Then, in 1978 she was asked to find a replacement player for the Senior Bowl after one of the defensive linemen was injured in an accident. After carefully checking their stats, Connie narrowed it down to six players. The first ones she called were not very motivated but one player responded with such enthusiasm and willingness to play that she recommended him immediately.
That player was Mark Gastineau.
Not only did he win the title of MVP in that game, but the Jets drafted him in the secondround and he went on to be part of the legendary New York Sack Exchange. The lady knows her stuff! And anyone who knows the lady, already knew that.
Connie’s scouting career came to an end when owner, Leon Hess, decided he didn’t want a woman scouting for the team. “It was a different world back then,” remembers Connie, “I didn’t make a fuss, I just stepped down.” She stayed with the organization working in the office, grading films and interviewing players. When her husband John was offered a job at Southeast Toyota, she decided to leave the Jets and move to Florida so they could start a family (John’s daughter Lisa is a successful anchor for WVIT, an NBC affiliate in Connecticut and together they have a 23-year-old son, Chris, who is a talented writer and actor living in Orlando—see separate story this issue). Every summer she returns to Long Island to visit the Jets in their training camp … something she will always be a part of.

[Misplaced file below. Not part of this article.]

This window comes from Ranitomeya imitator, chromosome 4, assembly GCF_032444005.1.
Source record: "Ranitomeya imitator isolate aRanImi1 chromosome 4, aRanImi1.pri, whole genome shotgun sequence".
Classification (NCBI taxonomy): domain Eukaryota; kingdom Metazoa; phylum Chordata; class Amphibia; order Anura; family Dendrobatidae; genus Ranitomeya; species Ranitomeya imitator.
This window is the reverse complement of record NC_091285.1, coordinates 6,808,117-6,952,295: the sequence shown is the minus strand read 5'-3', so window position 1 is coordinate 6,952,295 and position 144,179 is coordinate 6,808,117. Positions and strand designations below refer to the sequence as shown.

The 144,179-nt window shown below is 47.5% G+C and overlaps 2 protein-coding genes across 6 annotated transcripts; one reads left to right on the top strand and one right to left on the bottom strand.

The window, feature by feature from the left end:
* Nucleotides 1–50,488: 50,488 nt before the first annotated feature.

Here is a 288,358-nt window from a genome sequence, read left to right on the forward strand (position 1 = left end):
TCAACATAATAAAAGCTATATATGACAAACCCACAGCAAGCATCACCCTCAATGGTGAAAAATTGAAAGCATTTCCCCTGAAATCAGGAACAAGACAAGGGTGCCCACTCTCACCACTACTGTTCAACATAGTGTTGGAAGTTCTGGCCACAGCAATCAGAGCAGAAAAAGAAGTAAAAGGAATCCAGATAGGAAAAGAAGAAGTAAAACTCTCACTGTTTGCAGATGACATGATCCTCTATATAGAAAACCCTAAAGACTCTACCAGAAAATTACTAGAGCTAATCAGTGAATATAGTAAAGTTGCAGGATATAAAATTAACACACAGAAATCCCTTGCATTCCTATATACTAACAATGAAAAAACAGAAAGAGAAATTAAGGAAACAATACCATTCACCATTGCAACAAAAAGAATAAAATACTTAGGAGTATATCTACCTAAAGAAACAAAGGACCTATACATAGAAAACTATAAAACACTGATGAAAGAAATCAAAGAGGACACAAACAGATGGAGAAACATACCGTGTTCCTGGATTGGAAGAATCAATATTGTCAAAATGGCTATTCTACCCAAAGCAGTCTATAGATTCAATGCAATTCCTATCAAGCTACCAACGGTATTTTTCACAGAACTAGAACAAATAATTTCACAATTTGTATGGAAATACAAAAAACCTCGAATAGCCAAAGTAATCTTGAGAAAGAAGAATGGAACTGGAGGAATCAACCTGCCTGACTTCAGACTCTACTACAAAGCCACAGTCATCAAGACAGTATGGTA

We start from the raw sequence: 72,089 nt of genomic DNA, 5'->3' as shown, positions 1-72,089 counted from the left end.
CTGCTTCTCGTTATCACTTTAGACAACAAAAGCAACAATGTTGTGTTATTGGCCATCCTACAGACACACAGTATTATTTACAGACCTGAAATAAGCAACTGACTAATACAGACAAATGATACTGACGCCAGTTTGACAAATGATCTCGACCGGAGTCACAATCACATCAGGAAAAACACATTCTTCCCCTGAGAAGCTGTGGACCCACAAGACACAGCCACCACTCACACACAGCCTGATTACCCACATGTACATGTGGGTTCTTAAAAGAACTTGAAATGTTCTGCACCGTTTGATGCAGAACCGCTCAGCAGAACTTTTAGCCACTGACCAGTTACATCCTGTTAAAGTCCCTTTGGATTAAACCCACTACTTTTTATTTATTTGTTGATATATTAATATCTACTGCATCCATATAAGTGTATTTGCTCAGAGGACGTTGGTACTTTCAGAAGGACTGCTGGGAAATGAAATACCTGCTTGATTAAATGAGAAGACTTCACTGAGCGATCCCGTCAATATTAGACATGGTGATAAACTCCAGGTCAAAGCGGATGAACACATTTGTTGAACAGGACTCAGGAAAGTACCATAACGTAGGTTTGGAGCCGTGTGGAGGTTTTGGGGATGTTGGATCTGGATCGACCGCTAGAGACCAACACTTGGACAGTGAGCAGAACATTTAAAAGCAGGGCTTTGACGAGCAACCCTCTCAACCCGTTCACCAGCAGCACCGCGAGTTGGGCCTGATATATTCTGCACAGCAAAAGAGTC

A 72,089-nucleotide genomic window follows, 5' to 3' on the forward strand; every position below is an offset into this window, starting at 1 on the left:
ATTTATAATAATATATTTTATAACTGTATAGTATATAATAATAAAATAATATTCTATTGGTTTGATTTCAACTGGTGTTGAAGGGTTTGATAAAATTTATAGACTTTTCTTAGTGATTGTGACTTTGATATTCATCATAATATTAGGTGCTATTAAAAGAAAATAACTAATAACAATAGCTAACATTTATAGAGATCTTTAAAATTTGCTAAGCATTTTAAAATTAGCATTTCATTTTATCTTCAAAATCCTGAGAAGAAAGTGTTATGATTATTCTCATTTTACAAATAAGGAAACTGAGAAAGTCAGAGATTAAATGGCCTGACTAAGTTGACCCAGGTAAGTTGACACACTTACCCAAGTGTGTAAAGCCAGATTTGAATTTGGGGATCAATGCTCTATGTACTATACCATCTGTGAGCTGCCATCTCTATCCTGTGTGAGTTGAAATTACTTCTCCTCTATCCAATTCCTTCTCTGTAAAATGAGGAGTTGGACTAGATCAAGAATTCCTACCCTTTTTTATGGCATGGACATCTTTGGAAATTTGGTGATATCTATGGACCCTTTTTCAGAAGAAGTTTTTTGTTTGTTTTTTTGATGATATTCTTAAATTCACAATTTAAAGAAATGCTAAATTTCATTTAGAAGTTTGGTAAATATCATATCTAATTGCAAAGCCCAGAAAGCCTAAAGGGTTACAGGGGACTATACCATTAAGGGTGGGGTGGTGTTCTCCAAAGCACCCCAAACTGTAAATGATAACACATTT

Now Connie spends her days working for Al Hendrickson Toyota and is an active member of her community. In addition to her Chamber work, just last year she ended a 17-year coaching position in girl’s basketball. Her advice for girls pursuing a career in sports? “Just get out there and do what you love,” says Connie, “I was never a woman’s libber, I just loved sports.”
After spending time with this incredible woman you realized that when Connie Nicholas Carberg decided to step on the field, we ALL won the toss … and it is her caring heart and undying spirit that we have so gratefully elected to receive!